• Michelle Simons

The Burning of the Library of Alexandria

The library of Alexandria, founded by Alexander the Great n the year 283 BC, was and still is, considered one of the greatest attempts in human history at creating a storehouse of all the knowledge of the world. At its peak, the library housed 400,000 scrolls (equivalent to 100,000 books).


The library was part of a Museum that served as a science research centre dedicated to knowledge. Later it was expanded to include a daughter library established in the Serapeum, a temple of the god Serapis, to store the thousands of books that were being bought and transcribed by the scholars working for the library.


The first account of destruction to the Library involved Julius Caesar in the year 48 BC. Caesar was in pursuit of Pompey into Egypt and was cut off by a fleet of Egyptian boats in the harbour of Alexandria. Greatly outnumbered and in enemy territory, he ordered the ships in the harbour to be set on fire. However, the fire spread and destroyed not only the Egyptian fleet but also a part of the city where the great Library stood. Caesar in his account of the fire in the harbour decided to not make mention of the burning of the library – proof that he wished to omit any bad records of him in history.

The second account of destruction is more well known, thanks primarily to Edward Gibbon’s History of the Decline and the Fall of the Roman Empire. During the reign of Theophilus as Patriarch of Alexandria, the Temple of Serapis was converted into a Christian church and many documents were said to have been destroyed. The Temple was estimated to hold a tenth of the total material belonging to the Library. During the reign of his successor, a Christian monk was publicly killed by a city prefect who was said to be under the influence of Hypatia (a female philosopher that was the daughter of one of the last members of the Library). Subsequently, riots broke out that further damaged the Temple.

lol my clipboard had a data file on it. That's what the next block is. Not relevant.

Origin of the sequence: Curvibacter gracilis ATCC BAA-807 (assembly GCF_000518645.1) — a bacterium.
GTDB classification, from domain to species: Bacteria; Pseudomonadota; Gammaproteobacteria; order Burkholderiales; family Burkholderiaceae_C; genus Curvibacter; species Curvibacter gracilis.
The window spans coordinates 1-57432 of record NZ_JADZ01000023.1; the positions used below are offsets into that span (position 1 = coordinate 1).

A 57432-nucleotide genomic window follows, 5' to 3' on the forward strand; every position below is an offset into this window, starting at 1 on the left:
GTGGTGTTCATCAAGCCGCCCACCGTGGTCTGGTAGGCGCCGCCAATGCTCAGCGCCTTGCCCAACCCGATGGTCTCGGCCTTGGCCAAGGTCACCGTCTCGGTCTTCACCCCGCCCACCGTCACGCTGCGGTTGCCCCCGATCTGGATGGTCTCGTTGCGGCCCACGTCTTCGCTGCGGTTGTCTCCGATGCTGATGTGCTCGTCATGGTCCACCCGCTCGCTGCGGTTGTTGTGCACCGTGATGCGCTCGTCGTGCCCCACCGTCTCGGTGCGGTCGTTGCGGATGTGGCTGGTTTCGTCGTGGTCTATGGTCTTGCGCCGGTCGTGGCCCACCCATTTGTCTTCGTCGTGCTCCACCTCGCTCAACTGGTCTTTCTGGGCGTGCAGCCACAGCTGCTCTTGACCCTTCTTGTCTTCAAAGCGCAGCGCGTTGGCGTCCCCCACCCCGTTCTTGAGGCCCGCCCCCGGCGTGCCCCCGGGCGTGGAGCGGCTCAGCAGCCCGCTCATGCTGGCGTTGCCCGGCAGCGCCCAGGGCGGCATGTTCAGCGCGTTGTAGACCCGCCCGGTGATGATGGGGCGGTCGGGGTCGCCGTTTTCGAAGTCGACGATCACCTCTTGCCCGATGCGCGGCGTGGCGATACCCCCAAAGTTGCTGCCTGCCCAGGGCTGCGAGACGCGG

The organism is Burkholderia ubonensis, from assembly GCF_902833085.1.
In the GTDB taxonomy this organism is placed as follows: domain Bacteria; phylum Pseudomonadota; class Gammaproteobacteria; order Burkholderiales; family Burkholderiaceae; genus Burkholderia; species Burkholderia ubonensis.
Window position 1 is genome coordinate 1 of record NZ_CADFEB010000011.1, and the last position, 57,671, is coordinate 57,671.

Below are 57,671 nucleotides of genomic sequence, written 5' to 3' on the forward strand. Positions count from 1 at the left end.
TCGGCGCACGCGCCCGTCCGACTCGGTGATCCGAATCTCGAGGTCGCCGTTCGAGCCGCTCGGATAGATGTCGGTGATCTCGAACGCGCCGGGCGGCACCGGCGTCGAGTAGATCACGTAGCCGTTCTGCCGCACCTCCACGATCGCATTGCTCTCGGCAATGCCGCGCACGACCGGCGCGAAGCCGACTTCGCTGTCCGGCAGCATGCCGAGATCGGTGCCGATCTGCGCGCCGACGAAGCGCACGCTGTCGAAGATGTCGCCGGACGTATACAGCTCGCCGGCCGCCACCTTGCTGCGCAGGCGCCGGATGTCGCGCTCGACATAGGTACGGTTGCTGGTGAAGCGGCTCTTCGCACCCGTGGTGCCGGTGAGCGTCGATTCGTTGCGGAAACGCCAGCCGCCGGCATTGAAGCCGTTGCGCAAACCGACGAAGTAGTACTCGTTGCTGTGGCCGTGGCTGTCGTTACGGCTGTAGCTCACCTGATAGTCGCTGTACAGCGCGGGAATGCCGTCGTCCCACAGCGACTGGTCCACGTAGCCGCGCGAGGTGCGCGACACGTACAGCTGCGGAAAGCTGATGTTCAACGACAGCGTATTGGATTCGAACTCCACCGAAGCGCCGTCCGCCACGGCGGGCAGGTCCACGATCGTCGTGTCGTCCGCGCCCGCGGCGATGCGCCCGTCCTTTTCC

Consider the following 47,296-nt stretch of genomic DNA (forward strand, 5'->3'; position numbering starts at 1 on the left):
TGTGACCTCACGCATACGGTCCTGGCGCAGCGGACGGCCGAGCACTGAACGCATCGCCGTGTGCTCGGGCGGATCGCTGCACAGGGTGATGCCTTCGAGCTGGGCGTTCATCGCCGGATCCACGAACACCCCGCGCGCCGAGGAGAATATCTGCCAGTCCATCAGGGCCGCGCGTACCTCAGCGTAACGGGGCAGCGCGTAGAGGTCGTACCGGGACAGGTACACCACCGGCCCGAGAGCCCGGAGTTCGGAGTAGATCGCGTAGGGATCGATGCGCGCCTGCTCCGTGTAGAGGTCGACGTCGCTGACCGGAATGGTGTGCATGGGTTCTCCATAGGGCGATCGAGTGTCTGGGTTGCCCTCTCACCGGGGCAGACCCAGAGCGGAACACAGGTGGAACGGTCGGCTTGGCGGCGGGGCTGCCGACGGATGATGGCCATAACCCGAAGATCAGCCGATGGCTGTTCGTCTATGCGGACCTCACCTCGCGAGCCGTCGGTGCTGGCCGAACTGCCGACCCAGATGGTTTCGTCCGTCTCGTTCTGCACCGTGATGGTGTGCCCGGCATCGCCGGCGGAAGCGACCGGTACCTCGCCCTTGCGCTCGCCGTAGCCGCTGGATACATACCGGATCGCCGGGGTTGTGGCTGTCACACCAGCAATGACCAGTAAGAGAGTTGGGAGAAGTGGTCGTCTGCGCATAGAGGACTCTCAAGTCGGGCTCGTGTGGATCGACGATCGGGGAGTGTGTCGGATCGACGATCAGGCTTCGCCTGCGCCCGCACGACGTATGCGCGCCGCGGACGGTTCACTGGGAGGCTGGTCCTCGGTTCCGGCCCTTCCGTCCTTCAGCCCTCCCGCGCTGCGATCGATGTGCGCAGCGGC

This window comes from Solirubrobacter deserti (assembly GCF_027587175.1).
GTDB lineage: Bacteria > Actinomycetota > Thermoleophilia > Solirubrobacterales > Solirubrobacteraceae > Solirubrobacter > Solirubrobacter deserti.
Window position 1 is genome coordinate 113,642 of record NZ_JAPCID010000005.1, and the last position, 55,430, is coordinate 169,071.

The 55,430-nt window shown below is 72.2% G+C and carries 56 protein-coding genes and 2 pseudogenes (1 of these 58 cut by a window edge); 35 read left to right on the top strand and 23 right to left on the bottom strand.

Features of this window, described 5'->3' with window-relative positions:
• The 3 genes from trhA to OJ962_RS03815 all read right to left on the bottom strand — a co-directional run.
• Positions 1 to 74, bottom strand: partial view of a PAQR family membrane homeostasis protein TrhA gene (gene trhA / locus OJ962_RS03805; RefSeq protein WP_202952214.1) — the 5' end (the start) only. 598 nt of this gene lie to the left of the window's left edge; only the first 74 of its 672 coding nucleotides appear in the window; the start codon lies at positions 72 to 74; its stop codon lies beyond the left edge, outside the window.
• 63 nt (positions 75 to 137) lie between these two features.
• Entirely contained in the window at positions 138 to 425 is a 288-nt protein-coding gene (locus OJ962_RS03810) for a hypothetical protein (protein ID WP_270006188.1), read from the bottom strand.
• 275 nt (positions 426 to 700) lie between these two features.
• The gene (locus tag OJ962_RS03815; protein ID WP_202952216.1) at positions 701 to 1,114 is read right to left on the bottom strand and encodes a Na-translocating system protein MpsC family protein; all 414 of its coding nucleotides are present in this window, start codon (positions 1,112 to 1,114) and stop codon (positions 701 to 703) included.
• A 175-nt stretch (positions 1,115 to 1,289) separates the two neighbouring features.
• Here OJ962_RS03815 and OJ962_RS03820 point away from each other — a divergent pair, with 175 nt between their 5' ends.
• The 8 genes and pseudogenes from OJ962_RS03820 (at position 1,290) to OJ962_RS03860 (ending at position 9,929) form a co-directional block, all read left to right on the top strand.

The last individual blamed is Caliph Omar, who caused great damage to the Library during the attack on Alexandria in 640 AD. The Caliph was supposedly under the impression that the Library holdings would either agree with or contradict the Quran, and so leaving no place for superfluity, he ordered for all the texts to be used as tinder in the bathhouses. Even then, it was said to have taken six months to burn all the documents.


The loss of the Ancient World’s greatest archive of knowledge has been lamented over for centuries. The burning of the library of Alexandria is said to have set us back by at least 1000 years, but we will never know how much was lost amidst the mystery and rumours surrounding this great spectacle.

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